CREDIT, DEBIT, AND ATM CARDS
Where they are accepted, credit cards often offer superior exchange rates up to 5% better than the retail rate used by banks and other currency exchange estab lishments. Credit cards may also offer services such as insurance or emergency help, and are sometimes required to reserve hotel rooms or rental cars. MasterCard (a.k.a. EuroCard or Access in Europe) and Visa (a.k.a. Carte Bleue or Barclaycard) are widely-accepted; American Express cards work at some ATMs and at AmEx offices and major airports.
Automatic Teller Machine (ATM) cards are commonplace in Western Europe. Depending on the system that your home bank uses, you can most likely access your personal bank account from abroad. ATMs get the same wholesale exchange rate as credit cards, but there is often a limit on the amount of money you can with draw per day (around US$500), and unfortunately computer networks sometimes fail. There is typically also a surcharge of US$l-5 per withdrawal.
Debit cards are as convenient as credit cards but have a more immediate impact on your funds. A debit card can be used wherever its associated credit card com pany (usually MasterCard or Visa) is accepted, yet the money is withdrawn directly from the holder’s checking account. Debit cards often also function as ATM cards and can be used to withdraw cash from associated banks and ATMs throughout Europe. Ask your local bank about obtaining one.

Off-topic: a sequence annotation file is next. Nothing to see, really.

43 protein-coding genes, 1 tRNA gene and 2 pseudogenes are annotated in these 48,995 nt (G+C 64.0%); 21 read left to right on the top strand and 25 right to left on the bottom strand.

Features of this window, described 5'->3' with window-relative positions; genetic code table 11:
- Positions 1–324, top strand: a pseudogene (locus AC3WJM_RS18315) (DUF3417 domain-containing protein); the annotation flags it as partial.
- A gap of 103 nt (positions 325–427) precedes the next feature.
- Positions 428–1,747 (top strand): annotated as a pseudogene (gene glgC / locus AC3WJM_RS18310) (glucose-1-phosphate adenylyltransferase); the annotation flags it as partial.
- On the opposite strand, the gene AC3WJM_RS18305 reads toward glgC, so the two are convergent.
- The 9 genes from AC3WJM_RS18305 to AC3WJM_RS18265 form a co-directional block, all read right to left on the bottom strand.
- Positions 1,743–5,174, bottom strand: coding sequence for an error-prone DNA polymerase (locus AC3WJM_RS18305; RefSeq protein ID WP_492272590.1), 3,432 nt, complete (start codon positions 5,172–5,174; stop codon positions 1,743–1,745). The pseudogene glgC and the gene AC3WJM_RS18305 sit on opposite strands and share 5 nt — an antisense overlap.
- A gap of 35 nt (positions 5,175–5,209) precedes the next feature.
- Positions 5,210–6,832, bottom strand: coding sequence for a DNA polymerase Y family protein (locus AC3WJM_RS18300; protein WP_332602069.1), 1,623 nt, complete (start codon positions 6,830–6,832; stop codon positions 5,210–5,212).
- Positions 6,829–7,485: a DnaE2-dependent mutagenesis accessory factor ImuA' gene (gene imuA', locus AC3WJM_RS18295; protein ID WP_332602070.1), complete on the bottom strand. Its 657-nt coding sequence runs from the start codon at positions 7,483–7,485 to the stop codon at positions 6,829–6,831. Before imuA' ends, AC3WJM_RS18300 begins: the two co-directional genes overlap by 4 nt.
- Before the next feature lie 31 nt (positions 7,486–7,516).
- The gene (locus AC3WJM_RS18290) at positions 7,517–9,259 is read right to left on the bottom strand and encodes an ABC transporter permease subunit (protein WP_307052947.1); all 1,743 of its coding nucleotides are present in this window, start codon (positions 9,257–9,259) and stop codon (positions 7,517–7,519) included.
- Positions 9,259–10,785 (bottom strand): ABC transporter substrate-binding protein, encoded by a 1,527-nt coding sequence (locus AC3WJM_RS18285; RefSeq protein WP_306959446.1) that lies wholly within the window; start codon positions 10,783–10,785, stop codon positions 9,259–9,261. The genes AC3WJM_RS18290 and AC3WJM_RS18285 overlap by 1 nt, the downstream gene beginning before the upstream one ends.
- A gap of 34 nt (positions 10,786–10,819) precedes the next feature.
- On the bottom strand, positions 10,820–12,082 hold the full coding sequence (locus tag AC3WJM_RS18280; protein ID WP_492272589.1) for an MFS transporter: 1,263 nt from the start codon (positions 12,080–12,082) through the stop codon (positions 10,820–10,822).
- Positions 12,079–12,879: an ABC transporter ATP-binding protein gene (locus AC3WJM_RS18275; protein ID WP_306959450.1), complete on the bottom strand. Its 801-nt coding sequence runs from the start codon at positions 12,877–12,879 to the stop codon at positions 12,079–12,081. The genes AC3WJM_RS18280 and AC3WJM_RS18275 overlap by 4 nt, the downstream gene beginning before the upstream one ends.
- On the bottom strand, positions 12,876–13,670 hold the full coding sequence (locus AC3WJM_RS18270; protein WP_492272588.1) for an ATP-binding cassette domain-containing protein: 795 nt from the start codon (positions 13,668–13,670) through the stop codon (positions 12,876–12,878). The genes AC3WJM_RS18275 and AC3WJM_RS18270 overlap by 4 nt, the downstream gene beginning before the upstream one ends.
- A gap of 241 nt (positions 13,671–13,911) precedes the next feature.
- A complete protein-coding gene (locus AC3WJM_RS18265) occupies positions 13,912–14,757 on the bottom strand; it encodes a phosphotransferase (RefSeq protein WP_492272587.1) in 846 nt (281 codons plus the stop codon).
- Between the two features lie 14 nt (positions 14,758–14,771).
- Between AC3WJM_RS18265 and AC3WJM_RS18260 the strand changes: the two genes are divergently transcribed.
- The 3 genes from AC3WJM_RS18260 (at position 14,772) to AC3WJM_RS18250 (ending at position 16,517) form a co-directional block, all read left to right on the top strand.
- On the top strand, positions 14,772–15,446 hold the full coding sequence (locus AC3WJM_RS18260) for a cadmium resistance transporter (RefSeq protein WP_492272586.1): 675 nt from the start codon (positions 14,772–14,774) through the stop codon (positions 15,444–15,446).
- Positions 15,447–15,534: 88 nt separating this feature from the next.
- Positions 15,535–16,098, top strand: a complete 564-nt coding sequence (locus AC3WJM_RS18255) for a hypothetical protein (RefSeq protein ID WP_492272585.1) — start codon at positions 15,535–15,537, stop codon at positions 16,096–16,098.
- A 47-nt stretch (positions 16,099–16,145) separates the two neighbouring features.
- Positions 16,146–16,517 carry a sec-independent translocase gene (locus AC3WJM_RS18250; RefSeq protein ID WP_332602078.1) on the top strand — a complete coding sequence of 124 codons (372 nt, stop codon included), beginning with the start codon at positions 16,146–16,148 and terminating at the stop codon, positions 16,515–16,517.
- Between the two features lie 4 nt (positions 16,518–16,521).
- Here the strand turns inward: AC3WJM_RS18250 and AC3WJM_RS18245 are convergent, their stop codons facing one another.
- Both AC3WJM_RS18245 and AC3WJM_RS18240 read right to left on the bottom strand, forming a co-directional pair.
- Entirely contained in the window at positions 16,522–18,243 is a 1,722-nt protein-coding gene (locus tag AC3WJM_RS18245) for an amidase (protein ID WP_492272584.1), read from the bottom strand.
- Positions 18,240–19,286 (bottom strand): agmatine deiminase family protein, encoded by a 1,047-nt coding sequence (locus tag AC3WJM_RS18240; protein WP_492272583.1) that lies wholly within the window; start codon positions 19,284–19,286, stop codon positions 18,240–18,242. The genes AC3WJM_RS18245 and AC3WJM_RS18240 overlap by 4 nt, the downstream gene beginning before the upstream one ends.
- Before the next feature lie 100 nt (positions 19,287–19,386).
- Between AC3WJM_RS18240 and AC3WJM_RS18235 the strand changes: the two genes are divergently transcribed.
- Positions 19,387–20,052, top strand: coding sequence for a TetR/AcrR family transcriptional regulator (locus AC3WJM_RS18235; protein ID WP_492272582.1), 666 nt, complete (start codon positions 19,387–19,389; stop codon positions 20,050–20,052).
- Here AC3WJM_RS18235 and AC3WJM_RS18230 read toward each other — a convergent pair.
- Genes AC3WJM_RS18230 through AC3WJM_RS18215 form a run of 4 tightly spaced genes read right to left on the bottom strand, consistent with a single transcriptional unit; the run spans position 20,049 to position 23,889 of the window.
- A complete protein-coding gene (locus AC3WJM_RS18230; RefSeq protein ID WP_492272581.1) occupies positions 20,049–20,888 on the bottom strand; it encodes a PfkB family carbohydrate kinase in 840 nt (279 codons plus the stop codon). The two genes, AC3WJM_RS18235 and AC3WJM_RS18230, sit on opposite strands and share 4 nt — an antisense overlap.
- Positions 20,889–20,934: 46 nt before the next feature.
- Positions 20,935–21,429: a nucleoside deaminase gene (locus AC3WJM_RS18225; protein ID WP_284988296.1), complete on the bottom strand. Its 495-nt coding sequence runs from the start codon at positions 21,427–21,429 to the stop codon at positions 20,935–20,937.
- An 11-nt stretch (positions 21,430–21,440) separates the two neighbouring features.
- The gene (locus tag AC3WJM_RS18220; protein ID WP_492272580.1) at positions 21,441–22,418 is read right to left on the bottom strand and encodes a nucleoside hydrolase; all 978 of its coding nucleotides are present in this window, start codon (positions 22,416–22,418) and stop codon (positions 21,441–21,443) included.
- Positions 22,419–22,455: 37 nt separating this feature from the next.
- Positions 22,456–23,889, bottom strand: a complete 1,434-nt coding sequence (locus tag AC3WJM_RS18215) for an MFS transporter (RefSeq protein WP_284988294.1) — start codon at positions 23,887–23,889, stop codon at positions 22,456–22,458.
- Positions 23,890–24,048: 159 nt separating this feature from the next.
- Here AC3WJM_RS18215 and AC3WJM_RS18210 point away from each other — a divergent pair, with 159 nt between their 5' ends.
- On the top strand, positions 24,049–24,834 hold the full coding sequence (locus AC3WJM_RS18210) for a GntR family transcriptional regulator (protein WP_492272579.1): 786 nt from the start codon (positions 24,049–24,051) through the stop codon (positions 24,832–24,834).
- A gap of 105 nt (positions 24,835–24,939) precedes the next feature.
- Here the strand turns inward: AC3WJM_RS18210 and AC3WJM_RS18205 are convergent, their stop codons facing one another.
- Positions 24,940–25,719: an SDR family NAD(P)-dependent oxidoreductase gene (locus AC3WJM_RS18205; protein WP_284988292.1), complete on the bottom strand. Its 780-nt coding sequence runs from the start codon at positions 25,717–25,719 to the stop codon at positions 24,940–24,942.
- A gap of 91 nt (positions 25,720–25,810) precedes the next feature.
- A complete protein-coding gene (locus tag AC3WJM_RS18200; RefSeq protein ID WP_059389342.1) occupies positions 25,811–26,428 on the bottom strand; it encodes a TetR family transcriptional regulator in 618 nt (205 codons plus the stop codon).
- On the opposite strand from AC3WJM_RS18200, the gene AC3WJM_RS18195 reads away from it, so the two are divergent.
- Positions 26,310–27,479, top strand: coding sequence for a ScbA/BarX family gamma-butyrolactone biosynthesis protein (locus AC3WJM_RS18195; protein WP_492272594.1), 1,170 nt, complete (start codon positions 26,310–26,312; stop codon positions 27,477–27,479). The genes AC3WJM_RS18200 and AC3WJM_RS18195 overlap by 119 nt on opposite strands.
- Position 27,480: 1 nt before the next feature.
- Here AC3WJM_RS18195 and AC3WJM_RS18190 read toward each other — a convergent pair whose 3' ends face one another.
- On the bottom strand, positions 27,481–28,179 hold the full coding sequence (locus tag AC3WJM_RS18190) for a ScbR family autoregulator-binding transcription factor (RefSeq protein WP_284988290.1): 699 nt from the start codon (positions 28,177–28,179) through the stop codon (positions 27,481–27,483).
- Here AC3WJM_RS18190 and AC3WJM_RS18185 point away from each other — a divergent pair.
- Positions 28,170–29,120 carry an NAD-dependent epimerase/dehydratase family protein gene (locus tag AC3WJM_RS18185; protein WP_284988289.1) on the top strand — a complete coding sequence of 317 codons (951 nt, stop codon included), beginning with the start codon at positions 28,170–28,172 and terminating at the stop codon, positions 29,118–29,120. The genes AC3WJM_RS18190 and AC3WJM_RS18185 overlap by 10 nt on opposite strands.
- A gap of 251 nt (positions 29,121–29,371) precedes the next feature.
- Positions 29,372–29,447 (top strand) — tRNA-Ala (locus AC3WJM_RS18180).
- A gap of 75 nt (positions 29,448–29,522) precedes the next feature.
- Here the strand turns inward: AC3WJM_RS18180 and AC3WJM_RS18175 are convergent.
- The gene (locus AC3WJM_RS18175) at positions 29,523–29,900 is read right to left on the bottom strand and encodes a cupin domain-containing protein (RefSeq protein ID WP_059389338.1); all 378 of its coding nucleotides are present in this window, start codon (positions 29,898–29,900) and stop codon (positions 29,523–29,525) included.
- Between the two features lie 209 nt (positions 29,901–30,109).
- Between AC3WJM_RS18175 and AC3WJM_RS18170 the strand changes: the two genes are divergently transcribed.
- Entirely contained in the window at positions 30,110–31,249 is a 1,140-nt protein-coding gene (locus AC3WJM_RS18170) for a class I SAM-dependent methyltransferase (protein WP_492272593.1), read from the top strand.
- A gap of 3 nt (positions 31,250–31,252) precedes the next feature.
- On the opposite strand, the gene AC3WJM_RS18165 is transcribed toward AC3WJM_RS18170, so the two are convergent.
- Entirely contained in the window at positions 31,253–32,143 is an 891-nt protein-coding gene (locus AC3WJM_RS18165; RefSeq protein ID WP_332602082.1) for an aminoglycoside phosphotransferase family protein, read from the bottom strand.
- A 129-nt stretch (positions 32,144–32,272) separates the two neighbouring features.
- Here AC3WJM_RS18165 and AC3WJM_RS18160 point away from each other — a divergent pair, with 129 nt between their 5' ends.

The two mjyor international money networks are Cirrus (to locate ATMs US s800-424-7787 orwww.mastercard.com) and Visa/PLUS (to locate ATMs US® 800- 843-7587 or www.visa.com). Most ATMs charge a transaction fee that is paid to the bank that owns the ATM.
Much of the tension between the colonists and the director sprang from the lack of political authority in New Netherland towns. Best europe countries to visit Dutch charters did not allow popular political participation, in stark contrast to the English communities of New England. As the population of the English colonies grew, some of these colonists settled on the north shore of Long Island, and they insisted on town meetings and voting rights similar to those in New England. Stuyvesant held few elections in New Netherland. Incumbent local officials nominated their successors to the director, who made the final selection. In 1649, several New Amsterdam residents, calling themselves the Nine Men, made formal complaint about Stuyvesant’s opposition to local control. The company ordered him to create a New Amsterdam Court of Justice. He did so in 1653, but disallowed popular elections, instead appointing men to this body. Stuyvesant also strengthened the position of social elites in the colony, when he created greater and lesser burgher rights. The former applied to those who held high civil, military, or ecclesiastical offices and to settlers who paid 50 guilders (approximately 20 dollars). Lesser burgher rights went to those born in the city, those who had lived there for eighteen years, and merchants who paid a fee of 20 guilders to the company. Only those possessing greater burgher rights were eligible for public office.
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